1 Bligh Street is a highly sustainable office tower designed by Architectus, in association with Ingenhoven Architects (Germany) and was developed with three critical considerations: the view, the public space, and the work environment.

The view
The corner of Bligh and Bent Street strongly mark the main address for the building. The elliptical form aligns with the grid to the north and is oriented to the harbour, maximising views and creating premium office space and a quality work environment.

The public space
The reduced building footprint creates a significant new public space for Sydney that allows deep soil landscaping and extends Farrer Place. Broad curving steps rise to the sheltered wintergarden and provide an ideal place to sit in the sun and appreciate the full expanse of Farrer Place and the heritage buildings of the Education and Lands Department.

The work environment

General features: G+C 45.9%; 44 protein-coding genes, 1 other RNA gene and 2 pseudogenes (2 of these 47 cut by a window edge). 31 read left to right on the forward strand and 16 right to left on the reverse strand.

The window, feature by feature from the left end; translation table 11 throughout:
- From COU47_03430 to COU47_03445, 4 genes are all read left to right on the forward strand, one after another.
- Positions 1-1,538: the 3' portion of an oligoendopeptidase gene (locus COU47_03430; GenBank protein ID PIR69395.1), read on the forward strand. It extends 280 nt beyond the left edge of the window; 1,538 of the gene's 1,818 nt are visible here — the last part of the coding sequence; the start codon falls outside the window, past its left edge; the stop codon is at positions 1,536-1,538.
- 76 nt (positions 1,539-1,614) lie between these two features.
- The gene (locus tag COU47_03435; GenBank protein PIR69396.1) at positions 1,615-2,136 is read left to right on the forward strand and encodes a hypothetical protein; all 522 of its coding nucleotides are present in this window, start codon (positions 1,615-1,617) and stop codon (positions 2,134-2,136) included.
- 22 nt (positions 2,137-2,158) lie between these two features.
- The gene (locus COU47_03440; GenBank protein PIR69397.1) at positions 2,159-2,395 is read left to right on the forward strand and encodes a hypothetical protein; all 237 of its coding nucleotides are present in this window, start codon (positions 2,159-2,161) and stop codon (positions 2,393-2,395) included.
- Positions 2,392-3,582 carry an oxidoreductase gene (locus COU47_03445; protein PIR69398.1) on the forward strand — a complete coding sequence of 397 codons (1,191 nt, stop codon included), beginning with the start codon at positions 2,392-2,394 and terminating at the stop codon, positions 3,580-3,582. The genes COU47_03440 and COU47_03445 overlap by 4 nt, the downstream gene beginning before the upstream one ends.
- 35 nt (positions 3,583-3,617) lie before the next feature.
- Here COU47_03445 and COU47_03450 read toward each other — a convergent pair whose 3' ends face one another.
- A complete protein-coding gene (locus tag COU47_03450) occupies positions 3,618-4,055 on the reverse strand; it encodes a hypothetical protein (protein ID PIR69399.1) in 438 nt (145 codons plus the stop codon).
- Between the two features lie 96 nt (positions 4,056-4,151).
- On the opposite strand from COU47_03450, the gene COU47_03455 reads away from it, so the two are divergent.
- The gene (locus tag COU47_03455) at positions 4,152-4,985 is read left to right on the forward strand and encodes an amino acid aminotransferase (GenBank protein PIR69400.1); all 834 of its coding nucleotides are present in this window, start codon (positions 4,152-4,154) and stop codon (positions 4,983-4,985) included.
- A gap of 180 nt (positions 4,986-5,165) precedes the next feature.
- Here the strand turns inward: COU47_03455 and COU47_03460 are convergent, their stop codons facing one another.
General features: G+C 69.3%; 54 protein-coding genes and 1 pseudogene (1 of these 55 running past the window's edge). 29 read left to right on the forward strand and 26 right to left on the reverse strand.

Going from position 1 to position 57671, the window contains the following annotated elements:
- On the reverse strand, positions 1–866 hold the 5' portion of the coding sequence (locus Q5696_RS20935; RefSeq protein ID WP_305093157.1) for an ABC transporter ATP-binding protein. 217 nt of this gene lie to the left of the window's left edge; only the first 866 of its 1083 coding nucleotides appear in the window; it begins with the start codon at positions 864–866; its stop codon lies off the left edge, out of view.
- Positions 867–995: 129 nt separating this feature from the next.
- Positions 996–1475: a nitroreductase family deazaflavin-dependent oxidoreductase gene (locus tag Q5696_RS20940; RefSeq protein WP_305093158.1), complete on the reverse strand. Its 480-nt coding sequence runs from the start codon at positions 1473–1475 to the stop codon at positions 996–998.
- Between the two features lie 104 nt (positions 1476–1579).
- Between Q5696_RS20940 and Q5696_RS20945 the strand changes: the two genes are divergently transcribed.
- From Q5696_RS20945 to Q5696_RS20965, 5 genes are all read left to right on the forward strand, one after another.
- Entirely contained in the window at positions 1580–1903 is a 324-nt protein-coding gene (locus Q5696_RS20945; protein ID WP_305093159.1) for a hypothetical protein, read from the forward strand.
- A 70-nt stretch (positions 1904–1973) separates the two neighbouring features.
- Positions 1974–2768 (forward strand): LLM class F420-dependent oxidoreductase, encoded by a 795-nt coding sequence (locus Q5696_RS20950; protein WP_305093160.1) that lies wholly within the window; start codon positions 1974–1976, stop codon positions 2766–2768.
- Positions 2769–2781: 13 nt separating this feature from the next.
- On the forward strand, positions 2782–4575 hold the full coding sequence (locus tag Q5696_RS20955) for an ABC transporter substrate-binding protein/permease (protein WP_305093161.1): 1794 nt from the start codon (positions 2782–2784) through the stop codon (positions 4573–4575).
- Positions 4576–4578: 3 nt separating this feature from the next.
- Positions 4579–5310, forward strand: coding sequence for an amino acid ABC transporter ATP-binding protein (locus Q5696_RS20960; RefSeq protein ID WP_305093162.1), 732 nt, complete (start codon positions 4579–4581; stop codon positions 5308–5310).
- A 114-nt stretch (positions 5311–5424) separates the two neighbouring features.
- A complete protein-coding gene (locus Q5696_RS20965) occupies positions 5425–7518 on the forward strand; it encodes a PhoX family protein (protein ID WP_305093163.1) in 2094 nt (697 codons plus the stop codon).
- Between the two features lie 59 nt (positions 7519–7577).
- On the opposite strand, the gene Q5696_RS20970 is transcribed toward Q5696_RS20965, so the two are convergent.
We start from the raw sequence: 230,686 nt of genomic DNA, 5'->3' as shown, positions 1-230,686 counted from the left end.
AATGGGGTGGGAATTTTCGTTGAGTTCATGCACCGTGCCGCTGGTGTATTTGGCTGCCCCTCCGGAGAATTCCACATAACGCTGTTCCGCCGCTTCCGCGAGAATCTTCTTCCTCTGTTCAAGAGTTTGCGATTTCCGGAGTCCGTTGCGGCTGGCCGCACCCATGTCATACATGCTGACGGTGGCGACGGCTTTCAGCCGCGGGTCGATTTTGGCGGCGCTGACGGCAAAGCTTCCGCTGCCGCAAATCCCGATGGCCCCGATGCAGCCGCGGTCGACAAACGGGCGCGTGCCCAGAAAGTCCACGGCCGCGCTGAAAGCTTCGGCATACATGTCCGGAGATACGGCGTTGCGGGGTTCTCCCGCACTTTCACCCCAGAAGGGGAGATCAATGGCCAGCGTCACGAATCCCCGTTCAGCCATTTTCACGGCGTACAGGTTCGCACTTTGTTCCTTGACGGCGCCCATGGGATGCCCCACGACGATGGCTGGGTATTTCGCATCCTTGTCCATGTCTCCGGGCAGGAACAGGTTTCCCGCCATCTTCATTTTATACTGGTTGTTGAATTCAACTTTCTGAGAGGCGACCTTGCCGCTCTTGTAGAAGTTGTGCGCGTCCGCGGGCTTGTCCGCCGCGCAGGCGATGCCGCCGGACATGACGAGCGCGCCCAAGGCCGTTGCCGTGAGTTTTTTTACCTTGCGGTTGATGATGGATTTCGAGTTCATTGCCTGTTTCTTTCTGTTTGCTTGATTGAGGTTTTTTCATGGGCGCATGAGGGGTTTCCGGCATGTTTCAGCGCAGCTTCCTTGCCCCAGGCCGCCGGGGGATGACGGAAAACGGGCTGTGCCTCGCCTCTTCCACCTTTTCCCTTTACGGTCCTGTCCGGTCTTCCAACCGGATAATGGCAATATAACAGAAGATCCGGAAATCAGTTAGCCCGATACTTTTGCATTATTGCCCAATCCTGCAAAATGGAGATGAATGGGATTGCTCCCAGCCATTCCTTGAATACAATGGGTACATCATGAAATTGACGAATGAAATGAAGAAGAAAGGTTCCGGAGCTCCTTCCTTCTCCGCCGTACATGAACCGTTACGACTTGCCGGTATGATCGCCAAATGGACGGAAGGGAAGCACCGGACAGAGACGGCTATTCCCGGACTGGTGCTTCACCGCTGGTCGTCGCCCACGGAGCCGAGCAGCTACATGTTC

The work environment is designed around the principles of ESD, flexibility, efficiency, communication and transparency. A fully shaded double skin facade provides excellent Indoor Environment Quality (IEQ). The elliptical plan is 12 per cent more efficient than a rectangular building in facade to floor area and allows excellent natural light penetration. The 120 metre high central atrium makes dynamic views accessible to all.

Located at the corner of Bent and O'Connell Streets at the top of the broad curving steps of 1 Bligh's entrance is a striking public artwork titled 'Day In, Day Out', created by distinguished Australian artist James Angus.

James Angus was chosen from an international field of seven of the world's leading artists by a judging panel which comprised the 1 Bligh Street co-owners and architects. The proposal was also reviewed by the City of Sydney Public Art Advisory Panel.

The sculpture is a complex network of three-dimensional ellipsoidal surfaces drawn from shapes expressed in the design of the building. The form is enhanced by a brightly painted colour scheme which traces the underlying geometry.

From inside the building, the sculpture gently frames views of the city and plays to the building's natural strengths by drawing its meaning from the same sources: sunlight, shadows and a modern approach to placing art and architecture in anĀ 
urban landscape.

The sculpture is designed to engage the public as a Sydney landmark and enliven the Farrar Place precinct.


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